SACRAMENTO – Attorney General Xavier Becerra today joined a multistate lawsuit, led by Washington and Massachusetts, challenging the U.S. Bureau of Land Management’s (BLM) decision to lease more than one million acres of the protected Coastal Plain, the ecological heart of Alaska’s Arctic National Wildlife Refuge. In the lawsuit, the coalition of 15 attorneys general assert that excessive development of the Coastal Plain would significantly increase greenhouse gas emissions and disrupt local wildlife, including countless birds that migrate between the Coastal Plain and California every year. As mandated by the Tax Cuts and Jobs Act of 2017, BLM must hold one lease sale of 400,000 acres on the Coastal Plain within four years, and another in seven years. However, BLM’s plan would offer more than 1.5 million acres for sale, far more than required by the statute, and grant the fossil fuel industry a larger-than-mandated foothold on the Coastal Plain.
“The fact that Congress has opened up one of the last true pristine wilderness areas in the U.S. to exploitation by the fossil fuel industry doesn’t mean we can’t act to minimize the myriad harms this action will cause,” said Attorney General Becerra. “BLM has a duty to weigh the full range of alternatives and take into consideration that the Coastal Plain is valuable for more than just its oil. This isn’t the Wild, Wild West, and we won’t let BLM behave as if it doesn’t know the law.”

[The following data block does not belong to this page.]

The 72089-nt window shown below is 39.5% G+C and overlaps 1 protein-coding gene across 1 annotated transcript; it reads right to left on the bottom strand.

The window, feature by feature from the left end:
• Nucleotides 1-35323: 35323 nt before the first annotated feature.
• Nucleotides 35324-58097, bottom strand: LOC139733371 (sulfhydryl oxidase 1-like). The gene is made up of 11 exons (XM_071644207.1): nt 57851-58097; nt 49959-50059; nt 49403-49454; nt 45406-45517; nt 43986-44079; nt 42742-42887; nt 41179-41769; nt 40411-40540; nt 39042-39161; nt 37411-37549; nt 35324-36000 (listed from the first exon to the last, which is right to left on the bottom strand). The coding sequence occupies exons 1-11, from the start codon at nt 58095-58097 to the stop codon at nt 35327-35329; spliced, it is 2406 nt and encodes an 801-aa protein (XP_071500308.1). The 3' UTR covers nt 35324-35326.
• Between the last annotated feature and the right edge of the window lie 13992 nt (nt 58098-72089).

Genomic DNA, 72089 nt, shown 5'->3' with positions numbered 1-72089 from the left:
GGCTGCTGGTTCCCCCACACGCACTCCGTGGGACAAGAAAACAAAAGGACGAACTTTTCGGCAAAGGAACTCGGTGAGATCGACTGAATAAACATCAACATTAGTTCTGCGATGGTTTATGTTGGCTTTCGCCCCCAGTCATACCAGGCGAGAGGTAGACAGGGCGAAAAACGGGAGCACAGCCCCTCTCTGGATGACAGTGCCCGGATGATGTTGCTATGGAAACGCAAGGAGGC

The development of the Coastal Plain’s oil and gas resources would result in significant greenhouse gas emissions. In addition, expanding oil and gas development on this protected land threatens a number of iconic species supported by the Coastal Plain, including polar bears, wolves, eagles, migratory birds from all seven continents, and a herd of 200,000 Porcupine caribou. Any development of the Coastal Plain region will carry significant repercussions, including direct impacts on the region’s wildlife and water resources and indirect global climate-change impacts caused by an increase in greenhouse gas emissions. The coalition asserts that in complying with its statutory obligations, BLM must also comply with the National Environmental Policy Act (NEPA) by fully evaluating these environmental impacts and considering appropriate alternatives that minimize the scope of and damage to the impacted area and include conditions in the lease terms to mitigate these environmental impacts. In the lawsuit, the attorneys general argue that BLM’s actions fail to comply with NEPA and violate the Administrative Procedure Act, the National Wildlife Refuge Administration Act, and other statutes.
In filing the lawsuit, Attorney General Becerra joins the states of Washington, Massachusetts, Connecticut, Delaware, Illinois, Maine, Maryland, Michigan, Minnesota, New Jersey, New York, Oregon, Rhode Island, and Vermont.
A copy of the complaint can be found here.